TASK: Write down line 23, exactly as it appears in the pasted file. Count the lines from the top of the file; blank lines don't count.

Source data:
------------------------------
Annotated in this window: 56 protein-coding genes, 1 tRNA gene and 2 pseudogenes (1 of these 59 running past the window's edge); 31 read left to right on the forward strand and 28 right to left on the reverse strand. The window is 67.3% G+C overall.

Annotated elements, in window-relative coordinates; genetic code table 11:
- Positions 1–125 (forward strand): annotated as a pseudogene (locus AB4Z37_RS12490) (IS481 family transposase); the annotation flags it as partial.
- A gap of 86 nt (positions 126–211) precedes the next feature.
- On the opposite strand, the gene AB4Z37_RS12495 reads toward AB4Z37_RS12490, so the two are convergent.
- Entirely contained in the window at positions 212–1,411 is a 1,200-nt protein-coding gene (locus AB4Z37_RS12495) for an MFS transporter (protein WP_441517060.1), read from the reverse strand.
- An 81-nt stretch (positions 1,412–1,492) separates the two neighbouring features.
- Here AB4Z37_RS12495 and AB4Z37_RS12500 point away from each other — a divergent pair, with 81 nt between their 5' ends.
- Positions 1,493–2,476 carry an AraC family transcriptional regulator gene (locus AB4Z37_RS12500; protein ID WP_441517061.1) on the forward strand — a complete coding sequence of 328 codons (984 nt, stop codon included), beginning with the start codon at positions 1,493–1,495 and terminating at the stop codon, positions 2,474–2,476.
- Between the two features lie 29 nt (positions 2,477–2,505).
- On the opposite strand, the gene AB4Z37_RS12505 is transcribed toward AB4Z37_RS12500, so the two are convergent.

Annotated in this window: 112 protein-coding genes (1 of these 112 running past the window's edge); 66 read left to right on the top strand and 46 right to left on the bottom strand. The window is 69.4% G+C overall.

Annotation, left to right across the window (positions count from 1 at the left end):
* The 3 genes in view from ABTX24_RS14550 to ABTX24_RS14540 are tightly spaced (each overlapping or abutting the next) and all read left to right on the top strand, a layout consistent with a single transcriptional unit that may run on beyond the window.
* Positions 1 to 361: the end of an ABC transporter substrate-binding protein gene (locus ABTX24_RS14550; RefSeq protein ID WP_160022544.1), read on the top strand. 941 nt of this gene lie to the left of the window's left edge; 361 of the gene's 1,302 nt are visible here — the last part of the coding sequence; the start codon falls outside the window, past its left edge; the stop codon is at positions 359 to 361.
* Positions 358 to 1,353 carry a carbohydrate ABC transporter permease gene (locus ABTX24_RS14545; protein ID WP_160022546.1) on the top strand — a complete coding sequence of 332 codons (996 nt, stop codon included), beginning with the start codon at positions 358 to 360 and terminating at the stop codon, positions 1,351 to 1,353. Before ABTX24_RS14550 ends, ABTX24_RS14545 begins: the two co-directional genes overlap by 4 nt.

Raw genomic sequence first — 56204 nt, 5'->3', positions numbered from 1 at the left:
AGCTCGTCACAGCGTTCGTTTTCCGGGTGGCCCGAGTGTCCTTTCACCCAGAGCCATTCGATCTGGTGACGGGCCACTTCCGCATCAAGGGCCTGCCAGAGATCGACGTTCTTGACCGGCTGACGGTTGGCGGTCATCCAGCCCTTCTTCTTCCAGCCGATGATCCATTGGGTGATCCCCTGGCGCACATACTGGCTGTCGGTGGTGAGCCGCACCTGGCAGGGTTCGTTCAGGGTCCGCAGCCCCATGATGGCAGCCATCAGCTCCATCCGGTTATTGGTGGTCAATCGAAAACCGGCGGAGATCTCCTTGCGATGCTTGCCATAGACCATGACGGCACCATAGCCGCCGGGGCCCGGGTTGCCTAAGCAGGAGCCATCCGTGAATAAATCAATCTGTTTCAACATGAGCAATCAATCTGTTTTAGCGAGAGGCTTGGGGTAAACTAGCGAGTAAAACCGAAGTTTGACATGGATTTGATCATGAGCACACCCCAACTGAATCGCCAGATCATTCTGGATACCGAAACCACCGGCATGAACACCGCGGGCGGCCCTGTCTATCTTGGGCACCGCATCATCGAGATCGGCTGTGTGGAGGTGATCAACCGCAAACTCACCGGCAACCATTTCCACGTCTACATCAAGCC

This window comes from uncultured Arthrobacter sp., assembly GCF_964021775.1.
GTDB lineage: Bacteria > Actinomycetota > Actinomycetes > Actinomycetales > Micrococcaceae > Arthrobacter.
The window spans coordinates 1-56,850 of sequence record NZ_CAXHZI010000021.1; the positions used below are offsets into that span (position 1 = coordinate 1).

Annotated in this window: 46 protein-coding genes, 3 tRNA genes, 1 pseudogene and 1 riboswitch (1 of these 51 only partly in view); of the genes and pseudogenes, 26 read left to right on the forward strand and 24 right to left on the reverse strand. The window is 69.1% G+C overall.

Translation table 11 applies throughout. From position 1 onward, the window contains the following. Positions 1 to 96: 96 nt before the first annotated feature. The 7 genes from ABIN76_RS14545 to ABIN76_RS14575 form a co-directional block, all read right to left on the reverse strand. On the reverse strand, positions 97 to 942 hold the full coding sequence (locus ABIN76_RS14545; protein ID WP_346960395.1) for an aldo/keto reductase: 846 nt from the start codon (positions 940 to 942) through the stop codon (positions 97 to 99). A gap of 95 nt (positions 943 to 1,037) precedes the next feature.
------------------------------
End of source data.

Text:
Translation table 11 applies throughout. From position 1 onward, the window contains the following. Positions 1 to 96: 96 nt before the first annotated feature. The 7 genes from ABIN76_RS14545 to ABIN76_RS14575 form a co-directional block, all read right to left on the reverse strand. On the reverse strand, positions 97 to 942 hold the full coding sequence (locus ABIN76_RS14545; protein ID WP_346960395.1) for an aldo/keto reductase: 846 nt from the start codon (positions 940 to 942) through the stop codon (positions 97 to 99). A gap of 95 nt (positions 943 to 1,037) precedes the next feature.